$50SAT (Eagle2) was successfully launched from Dombarovsky Air Base in Russia on 21/11/13 at 07:11 UTC and is still operational.
The satellite transmits on 437.505Mhz (100mW); the frequency can be up to 10khz higher or lower due to Doppler shift.
$50SAT has a OSCAR designation, MO-76 (Morehead OSCAR 76)
The current location of the satellite can be seen by clicking on this link here.
Details of the communications, hardware designs, software and pictures of the satellite and its build will be found on $50SAT Dropbox here.
$50SAT appears to be catalogue object 39436 (2013-066W) as identified by the NORAD tracking radar.
The $50SAT team can be contacted by email at firstname.lastname@example.org
There is a Yahoo discussion group for $50SAT here
You can see a Video of the launch here
The sequence of $50SAT transmissions repeats approximately every 75 seconds. A FM slow Morse call sign beacon, data as fast FM Morse, FSK RTTY data and digital data telemetry.
The slow Morse call sign beacon can be picked up on a hand held UHF receiver when the distance to $50SAT is approximately 800km or less. The received signal can be improved significantly by using a simple gain antenna such as a BiQuad, Moxon or small Yagi.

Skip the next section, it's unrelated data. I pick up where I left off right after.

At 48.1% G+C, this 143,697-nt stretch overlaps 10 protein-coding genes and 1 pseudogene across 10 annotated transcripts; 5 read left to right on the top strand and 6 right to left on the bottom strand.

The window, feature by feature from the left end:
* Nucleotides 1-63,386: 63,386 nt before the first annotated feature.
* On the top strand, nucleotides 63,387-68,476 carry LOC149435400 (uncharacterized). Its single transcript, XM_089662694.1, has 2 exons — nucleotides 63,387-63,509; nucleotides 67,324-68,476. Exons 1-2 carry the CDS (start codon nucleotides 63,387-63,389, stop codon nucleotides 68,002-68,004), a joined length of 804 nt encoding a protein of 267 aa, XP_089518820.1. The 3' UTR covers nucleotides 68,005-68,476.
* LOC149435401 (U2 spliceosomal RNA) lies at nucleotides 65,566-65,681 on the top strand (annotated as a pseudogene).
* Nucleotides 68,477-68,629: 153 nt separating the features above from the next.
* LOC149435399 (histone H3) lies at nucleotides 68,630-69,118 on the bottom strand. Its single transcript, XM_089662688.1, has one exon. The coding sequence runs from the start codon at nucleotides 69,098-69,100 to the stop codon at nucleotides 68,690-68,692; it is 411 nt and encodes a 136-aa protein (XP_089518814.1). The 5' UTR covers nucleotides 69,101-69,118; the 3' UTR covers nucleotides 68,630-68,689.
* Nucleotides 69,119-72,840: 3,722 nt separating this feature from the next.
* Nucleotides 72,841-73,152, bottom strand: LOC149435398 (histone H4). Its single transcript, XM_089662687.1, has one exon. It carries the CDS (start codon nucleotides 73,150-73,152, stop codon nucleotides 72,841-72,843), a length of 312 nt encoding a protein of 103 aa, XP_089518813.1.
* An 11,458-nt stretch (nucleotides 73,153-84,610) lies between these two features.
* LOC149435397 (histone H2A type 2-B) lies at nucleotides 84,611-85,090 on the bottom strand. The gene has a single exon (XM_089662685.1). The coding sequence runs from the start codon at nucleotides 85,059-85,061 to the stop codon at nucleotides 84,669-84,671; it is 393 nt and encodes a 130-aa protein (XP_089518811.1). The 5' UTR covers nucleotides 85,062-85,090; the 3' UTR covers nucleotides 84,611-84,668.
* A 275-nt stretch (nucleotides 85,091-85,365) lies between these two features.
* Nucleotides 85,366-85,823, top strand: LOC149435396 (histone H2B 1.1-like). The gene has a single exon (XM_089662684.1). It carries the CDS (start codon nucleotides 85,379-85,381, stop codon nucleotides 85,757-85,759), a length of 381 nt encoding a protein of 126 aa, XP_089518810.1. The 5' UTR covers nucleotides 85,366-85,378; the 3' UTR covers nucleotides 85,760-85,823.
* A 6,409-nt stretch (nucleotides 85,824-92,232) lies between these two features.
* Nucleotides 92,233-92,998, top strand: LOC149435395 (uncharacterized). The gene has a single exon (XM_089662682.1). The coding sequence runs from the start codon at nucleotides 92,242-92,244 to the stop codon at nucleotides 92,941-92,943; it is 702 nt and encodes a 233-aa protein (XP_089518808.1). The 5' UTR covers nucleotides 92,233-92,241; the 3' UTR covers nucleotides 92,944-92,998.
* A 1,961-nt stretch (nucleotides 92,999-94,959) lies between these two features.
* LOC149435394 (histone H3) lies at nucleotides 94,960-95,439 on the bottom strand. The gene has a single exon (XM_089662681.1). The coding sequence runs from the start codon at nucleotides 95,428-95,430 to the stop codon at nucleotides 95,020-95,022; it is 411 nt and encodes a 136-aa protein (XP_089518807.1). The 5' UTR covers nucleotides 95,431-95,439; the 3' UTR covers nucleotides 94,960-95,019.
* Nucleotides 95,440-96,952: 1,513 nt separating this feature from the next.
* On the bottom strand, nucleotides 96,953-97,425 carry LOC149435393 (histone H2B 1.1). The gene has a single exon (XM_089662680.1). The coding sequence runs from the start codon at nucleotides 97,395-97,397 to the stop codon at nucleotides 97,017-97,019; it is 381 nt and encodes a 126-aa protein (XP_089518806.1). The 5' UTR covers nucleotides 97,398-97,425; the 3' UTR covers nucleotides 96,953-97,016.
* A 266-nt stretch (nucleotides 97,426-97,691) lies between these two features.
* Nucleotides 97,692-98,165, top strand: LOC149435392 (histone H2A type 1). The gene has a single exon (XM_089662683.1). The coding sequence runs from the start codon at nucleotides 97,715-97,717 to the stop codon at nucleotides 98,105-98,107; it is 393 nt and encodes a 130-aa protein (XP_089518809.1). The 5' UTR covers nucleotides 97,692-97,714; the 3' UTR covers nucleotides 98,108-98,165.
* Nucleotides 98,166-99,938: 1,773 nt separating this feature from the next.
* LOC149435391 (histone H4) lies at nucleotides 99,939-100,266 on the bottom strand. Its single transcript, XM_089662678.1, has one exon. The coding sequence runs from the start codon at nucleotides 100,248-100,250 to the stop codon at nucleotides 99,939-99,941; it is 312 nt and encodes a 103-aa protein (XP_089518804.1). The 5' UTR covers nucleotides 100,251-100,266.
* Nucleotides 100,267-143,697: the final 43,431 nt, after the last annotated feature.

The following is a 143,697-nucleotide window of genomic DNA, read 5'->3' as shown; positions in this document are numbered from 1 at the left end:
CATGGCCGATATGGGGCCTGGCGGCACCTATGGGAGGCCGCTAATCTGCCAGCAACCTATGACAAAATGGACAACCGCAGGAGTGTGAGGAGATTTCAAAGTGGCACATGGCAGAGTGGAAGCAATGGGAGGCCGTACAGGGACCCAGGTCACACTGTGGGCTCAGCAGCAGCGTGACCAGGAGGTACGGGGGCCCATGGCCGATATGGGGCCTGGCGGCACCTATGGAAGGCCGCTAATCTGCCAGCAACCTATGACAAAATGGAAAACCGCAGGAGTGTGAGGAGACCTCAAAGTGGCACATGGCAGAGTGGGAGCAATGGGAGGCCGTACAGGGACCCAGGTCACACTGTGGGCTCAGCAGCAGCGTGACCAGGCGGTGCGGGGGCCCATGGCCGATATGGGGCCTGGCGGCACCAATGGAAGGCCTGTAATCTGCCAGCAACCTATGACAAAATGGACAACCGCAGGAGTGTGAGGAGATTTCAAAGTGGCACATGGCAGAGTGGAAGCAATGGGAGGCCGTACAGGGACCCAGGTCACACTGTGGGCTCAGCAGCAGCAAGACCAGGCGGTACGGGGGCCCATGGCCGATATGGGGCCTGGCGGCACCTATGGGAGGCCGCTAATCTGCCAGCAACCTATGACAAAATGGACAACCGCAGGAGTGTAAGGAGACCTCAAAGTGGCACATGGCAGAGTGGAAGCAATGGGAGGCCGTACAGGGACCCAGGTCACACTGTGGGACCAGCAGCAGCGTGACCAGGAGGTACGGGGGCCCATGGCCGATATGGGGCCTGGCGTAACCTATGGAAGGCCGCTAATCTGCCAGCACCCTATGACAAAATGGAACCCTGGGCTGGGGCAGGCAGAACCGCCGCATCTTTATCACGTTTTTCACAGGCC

The FSK RTTY data has been decoded at up to approximately 2400km using an omni directional antenna and low noise amplifier.
Digital data telemetry packets (1kbps) from $50SAT can be received with a ground based RFM22B receiver at approximately 750km using a low noise amplifier and omni directional antenna, with a considerable improvement in reception range when a small yagi is used. The T-logoQube team have reported that their high gain yagi tracking antenna allowed them to send and receive data telemetry packets at up to 2700km.
Together with T-LogoQube (Eagle1), QubeScout-S1 and WREN, $50SAT was the first of the new PocketQube standard satellites to be launched.
The primary purpose of $50SAT was to evaluate if PocketQubes would be a cost effective means for engineering and science students to use for developing real world skills.
$50SAT has demonstrated that very low cost satellites are viable in low Earth orbit. The low build cost of $50SAT (less than $250 in parts) means that Engineering models are readily affordable by schools and colleges. The PocketQube chassis has no precision mechanical parts and can be built from locally obtained sheet metal.
The electronics are comprised of two 40mm square circuit boards. The first is the processor/radio board with the PICAXE 40X2 processor, the Hope RFM22B transceiver module, a temperature sensor, latchup and watchdog protection devices. The second board is the solar power control and monitor board. This board contains the maximum power point controllers as well as current monitors for the battery and summed solar power. The battery is a common 3.7V lithium ion camera battery.
$50SAT was a collaborative education project between Professor Bob Twiggs, Morehead State University and 3 radio amateurs, Howie DeFelice, AB2S, Michael Kirkhart, KD8QBA, and Stuart Robinson, GW7HPW.